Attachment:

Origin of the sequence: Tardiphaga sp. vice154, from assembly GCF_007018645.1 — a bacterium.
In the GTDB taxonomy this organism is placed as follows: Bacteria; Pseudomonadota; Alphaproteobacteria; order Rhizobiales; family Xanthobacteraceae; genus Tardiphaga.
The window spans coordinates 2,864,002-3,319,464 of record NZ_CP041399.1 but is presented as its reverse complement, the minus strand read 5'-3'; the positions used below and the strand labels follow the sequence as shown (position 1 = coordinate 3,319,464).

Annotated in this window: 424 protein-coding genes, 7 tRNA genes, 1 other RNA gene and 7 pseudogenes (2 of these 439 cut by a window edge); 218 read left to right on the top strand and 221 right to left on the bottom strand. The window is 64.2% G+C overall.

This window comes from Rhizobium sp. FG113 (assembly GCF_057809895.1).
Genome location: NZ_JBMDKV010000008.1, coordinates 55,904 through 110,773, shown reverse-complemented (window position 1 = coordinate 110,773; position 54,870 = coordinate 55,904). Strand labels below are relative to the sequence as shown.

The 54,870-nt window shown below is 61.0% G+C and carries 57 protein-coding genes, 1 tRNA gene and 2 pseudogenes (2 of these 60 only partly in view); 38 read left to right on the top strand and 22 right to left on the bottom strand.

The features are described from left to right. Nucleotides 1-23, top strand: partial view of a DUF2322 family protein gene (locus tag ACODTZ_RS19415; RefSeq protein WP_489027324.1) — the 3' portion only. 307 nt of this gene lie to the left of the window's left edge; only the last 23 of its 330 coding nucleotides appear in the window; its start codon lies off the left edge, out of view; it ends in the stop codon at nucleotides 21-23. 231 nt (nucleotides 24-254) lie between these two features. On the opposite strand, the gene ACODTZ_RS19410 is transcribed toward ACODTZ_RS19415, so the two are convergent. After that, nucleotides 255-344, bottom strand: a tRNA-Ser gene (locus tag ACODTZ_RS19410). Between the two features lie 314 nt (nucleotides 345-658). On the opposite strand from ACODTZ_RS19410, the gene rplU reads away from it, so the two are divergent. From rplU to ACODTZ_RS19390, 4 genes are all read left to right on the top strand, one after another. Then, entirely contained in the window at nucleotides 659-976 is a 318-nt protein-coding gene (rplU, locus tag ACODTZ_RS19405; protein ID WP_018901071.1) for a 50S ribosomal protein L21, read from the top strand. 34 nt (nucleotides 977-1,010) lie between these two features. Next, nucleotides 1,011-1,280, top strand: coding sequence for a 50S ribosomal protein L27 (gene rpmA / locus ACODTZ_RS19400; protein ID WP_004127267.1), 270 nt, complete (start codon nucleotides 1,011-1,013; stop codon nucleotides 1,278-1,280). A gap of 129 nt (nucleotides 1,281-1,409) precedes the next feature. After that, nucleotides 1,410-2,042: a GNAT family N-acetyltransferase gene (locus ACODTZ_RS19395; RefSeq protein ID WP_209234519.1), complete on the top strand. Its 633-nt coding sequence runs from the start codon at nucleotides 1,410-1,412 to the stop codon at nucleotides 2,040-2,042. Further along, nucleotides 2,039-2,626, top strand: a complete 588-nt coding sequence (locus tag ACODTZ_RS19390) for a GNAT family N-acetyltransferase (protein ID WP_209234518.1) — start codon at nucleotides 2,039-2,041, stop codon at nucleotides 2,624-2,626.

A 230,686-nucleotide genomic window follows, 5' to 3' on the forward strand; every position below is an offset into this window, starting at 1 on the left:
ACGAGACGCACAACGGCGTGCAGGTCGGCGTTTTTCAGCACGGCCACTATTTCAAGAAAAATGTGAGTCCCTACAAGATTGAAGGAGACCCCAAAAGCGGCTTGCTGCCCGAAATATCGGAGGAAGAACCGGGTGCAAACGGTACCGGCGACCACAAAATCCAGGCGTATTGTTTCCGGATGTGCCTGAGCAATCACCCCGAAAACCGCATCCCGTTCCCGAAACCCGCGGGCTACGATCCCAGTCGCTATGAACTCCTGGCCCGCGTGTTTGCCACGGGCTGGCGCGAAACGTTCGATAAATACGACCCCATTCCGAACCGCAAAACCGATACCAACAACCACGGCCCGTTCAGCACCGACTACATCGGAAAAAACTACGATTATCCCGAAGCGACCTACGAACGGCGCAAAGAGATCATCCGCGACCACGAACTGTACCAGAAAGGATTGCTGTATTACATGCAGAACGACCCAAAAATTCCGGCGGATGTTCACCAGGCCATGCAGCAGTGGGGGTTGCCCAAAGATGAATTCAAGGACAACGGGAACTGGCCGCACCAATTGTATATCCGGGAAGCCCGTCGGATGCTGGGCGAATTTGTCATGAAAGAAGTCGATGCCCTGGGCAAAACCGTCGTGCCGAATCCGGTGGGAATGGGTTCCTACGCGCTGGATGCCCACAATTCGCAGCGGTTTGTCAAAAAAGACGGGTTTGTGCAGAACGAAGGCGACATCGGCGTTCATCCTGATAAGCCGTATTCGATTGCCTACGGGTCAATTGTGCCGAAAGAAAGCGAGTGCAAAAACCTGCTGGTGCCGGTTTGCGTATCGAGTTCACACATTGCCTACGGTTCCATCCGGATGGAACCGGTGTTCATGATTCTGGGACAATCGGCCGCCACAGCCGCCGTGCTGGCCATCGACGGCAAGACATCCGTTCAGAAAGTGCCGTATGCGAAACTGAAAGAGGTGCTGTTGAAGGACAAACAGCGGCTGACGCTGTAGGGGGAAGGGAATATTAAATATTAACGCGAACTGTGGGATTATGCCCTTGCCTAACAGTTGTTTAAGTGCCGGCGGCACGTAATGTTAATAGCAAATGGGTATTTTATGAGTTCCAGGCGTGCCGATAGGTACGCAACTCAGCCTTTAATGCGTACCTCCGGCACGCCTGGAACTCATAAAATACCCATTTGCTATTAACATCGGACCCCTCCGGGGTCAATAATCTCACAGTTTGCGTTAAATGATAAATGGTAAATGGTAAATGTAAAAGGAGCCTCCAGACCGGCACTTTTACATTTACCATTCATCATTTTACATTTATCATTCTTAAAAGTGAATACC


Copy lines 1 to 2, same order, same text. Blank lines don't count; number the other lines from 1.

Origin of the sequence: Tardiphaga sp. vice154, from assembly GCF_007018645.1 — a bacterium.
In the GTDB taxonomy this organism is placed as follows: Bacteria; Pseudomonadota; Alphaproteobacteria; order Rhizobiales; family Xanthobacteraceae; genus Tardiphaga.